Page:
Many years ago when I used to sell art on eBay, I got a message from a prospective customer asking if my painting was original, or was the one being sold from China the original one. You see, some Chinese artist had decided to steal my listing and that included the photo of the painting I had done, and the description.
What these fakers do, is to steal the photo of the original painting, upload it as if they were in possession of it and then when they get a sale they paint it as close as they can to the photograph.
The problem is in the word 'original'.
Just because the work done in China was actually painted, it was not an original. We tend to think that anything done with a brush has to be original, when clearly this is not the case. The Chinese painting was a stroke-by-stroke copy. Copies are not originals, whether they are painted with a brush or if they are a print. In fact eBay is full of 'original copies' of the masters and just a few years ago a major commercial gallery in Australia were selling 'original', painted copies of Van Gogh's work. Yes, they were painted, but they certainly weren't original!
There are other less obvious forms of copying that are gaining traction in the art world.
Several years ago a series of seascape paintings appeared at Rotary art shows in Adelaide that were too good to be true. They were very photographic and my gut feeling was that they were painted over a photograph that had been printed on a canvas. There were two giveaway features that made me think they were fakes. Firstly, the horizon was badly slanted on one piece - it meant that the photo was that way and the 'artist' didn't know how to get around it. Secondly, the detailed painting continued around the sides of the canvas - a dead giveaway for that kind of copying work.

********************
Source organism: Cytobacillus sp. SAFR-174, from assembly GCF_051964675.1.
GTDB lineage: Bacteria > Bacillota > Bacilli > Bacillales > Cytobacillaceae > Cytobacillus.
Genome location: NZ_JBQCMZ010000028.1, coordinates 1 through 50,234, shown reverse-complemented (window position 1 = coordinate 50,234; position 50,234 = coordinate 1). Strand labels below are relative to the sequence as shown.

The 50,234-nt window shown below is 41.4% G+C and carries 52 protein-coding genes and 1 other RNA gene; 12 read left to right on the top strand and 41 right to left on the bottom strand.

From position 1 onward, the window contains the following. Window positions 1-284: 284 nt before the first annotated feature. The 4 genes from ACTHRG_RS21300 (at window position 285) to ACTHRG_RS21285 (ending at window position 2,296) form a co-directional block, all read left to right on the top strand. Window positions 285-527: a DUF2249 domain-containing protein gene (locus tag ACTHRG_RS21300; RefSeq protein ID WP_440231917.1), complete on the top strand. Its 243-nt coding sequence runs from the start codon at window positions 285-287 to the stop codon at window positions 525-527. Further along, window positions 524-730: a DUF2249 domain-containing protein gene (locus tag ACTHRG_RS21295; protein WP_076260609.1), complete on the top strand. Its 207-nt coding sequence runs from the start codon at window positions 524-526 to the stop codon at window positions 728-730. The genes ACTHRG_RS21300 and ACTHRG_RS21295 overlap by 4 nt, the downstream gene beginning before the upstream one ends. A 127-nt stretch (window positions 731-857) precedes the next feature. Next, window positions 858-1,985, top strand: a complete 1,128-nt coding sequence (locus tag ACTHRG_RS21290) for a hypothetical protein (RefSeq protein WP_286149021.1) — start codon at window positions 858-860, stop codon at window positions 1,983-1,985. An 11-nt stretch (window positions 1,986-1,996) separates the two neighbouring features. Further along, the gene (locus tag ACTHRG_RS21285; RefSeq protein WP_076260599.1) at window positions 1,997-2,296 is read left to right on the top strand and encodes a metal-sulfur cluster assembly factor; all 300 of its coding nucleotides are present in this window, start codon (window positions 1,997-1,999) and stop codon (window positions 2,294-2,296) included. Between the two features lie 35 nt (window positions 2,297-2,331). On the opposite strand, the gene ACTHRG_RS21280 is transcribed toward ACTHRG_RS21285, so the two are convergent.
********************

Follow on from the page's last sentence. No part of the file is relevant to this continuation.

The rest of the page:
Not long after these paintings started appearing, I came across the artist painting plein air at Victor Harbor. and it was obvious they had no idea how to paint.
About, 10 years ago, the most realistic drawings you could imagine started appearing on a well-known artists site. The world-famous moderator was most enthusiastic about them and claimed they were the products of a genius. However, all the works of this 'artist' were shown to be nothing more than photos - pixel by pixel copies off photos available on the web! Almost everyone was sucked in by this 'genius'.
More or less, most of us are having our artistic voices stifled by the ever louder voice of the photograph. It's time to break free and find our own painting voice!
Oh - and as for the Chinese copier, eBay shut them down.
Caption - Ready to Race - oil on board - 30x30cm (sold)